Wilted Lettuce Salad

Gather and clean a big bowl full of leaf lettuce. Black Seeded Simpson was my family’s favorite lettuce variety, but any spring leaf lettuce will work. Set it aside (or refrigerate) until a few minutes before you are ready to serve dinner.

About 5-7 minutes before serving time, fry 3 pieces of your favorite bacon until crisp in an iron skillet. Remove the bacon and drain. Keep low heat on under the skillet and add 1/4 cup apple cider vinegar and 2 tabslespoons sugar to the bacon grease, stirring to dissolve the sugar. Salt to taste. Finely chop a spring green onion into the hot dressing and crumble the 3 slices of crisp bacon.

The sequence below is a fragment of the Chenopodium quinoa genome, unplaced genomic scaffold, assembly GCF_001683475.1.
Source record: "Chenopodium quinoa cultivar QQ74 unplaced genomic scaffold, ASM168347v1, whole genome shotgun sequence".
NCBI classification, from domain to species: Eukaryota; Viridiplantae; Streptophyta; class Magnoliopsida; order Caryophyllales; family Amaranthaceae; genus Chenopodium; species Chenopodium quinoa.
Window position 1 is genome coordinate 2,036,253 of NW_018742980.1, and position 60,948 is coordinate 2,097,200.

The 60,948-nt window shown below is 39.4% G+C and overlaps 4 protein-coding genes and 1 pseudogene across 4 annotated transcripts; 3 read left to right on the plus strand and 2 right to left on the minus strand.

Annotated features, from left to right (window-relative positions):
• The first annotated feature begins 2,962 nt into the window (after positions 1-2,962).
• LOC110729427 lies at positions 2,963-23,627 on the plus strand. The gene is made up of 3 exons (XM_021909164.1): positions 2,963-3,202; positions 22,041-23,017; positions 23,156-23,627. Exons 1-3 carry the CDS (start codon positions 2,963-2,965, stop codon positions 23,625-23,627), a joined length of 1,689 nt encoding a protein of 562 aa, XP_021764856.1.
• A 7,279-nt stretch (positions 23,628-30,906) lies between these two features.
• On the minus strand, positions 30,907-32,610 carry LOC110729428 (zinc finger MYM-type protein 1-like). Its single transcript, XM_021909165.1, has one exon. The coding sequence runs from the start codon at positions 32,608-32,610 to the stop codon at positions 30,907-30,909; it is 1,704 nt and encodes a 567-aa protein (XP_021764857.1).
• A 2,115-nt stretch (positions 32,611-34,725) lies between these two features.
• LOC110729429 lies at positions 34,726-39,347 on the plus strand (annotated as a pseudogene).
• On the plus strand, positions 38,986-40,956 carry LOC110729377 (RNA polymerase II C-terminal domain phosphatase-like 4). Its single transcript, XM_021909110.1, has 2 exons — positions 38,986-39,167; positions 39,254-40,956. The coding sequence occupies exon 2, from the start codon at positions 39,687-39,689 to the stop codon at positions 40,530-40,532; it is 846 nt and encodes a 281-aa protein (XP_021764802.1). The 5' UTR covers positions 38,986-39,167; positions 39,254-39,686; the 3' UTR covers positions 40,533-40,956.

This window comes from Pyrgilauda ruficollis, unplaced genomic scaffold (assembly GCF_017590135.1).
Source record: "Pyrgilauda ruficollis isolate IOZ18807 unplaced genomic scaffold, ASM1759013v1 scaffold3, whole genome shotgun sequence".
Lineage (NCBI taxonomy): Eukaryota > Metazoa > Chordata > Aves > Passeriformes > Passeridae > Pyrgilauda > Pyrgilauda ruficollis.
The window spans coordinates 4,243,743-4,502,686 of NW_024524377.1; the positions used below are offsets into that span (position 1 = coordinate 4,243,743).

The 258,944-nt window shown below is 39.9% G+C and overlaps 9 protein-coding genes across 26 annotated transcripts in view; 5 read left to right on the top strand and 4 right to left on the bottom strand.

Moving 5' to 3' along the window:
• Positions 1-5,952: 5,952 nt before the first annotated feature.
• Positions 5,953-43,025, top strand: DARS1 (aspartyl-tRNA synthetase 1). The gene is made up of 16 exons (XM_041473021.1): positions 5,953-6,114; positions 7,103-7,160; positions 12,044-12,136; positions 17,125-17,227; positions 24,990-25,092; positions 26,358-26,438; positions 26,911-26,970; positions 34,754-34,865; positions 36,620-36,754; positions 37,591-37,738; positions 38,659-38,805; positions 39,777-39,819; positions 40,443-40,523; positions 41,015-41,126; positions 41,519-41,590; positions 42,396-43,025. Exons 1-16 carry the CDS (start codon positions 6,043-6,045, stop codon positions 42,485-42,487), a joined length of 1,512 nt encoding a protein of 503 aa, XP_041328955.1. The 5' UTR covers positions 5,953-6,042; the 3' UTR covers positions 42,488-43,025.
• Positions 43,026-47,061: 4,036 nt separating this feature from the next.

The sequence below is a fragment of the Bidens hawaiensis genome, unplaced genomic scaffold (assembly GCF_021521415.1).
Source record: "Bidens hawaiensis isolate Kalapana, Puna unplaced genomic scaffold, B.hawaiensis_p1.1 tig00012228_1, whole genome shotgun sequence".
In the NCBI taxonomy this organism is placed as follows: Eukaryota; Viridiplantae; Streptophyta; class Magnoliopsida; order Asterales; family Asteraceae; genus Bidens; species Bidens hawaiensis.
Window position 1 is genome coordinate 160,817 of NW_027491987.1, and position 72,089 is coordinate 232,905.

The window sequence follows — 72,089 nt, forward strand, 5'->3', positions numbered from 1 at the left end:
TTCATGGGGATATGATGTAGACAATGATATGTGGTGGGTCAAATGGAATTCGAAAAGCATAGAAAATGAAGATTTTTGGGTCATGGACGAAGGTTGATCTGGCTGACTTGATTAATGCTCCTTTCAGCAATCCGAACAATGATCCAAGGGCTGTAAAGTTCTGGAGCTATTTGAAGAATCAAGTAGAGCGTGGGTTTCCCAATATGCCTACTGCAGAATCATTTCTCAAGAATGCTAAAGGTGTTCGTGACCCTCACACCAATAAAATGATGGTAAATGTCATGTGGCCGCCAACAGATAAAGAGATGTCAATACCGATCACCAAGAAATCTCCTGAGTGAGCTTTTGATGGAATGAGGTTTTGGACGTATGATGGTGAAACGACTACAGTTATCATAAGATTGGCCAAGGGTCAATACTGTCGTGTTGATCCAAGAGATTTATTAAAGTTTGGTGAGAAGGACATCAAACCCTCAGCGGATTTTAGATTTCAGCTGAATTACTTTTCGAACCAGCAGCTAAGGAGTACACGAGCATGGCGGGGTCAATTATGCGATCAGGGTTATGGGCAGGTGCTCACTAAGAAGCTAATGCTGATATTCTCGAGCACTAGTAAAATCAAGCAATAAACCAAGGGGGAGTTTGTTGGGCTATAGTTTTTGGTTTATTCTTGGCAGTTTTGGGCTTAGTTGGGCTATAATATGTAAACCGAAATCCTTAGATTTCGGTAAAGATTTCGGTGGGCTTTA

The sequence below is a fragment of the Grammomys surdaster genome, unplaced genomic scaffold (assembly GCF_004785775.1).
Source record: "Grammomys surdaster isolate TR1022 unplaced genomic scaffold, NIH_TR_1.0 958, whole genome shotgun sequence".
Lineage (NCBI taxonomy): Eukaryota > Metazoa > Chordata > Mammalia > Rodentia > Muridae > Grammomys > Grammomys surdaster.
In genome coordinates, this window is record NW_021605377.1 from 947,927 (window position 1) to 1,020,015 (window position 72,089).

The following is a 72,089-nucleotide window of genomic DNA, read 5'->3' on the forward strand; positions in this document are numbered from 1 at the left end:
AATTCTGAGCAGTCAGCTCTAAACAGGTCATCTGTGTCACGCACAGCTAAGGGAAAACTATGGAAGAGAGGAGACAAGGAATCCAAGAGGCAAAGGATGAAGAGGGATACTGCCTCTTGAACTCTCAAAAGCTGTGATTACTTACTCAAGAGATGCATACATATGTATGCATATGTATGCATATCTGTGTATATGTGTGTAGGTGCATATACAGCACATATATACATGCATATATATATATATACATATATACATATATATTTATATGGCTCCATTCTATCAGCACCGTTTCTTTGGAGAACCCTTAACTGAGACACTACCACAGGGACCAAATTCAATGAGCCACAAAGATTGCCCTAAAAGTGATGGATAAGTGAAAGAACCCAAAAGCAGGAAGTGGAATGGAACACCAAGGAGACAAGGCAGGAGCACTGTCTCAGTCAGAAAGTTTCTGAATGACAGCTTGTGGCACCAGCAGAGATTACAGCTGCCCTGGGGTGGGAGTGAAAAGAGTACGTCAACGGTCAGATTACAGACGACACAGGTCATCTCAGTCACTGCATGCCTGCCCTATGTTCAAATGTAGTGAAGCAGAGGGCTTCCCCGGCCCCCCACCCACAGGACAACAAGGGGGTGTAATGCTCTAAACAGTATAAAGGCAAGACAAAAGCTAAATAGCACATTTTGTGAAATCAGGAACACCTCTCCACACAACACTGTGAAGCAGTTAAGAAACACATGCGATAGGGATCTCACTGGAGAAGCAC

Drizzle the hot bacon dressing over the bowl of lettuce, tossing to make sure the dressing is well mixed. The lettuce will wilt a bit. Serve immediately.

No matter how many artificial soy-based bacons come onto the market, no matter the bacon flavorings or bacon substitutes, nothing tastes the same as good old American bacon.

1 comment:

Dan said...

Superb pig riding picture, Jim. I found your blog while researching that very subject for Porkopolis.org. My post of May 6th, 2011 there covers saddled pigs. Also good to find someone quoting Towns and Wentworth - Pigs: From Cave to Corn Belt is such a terrific book.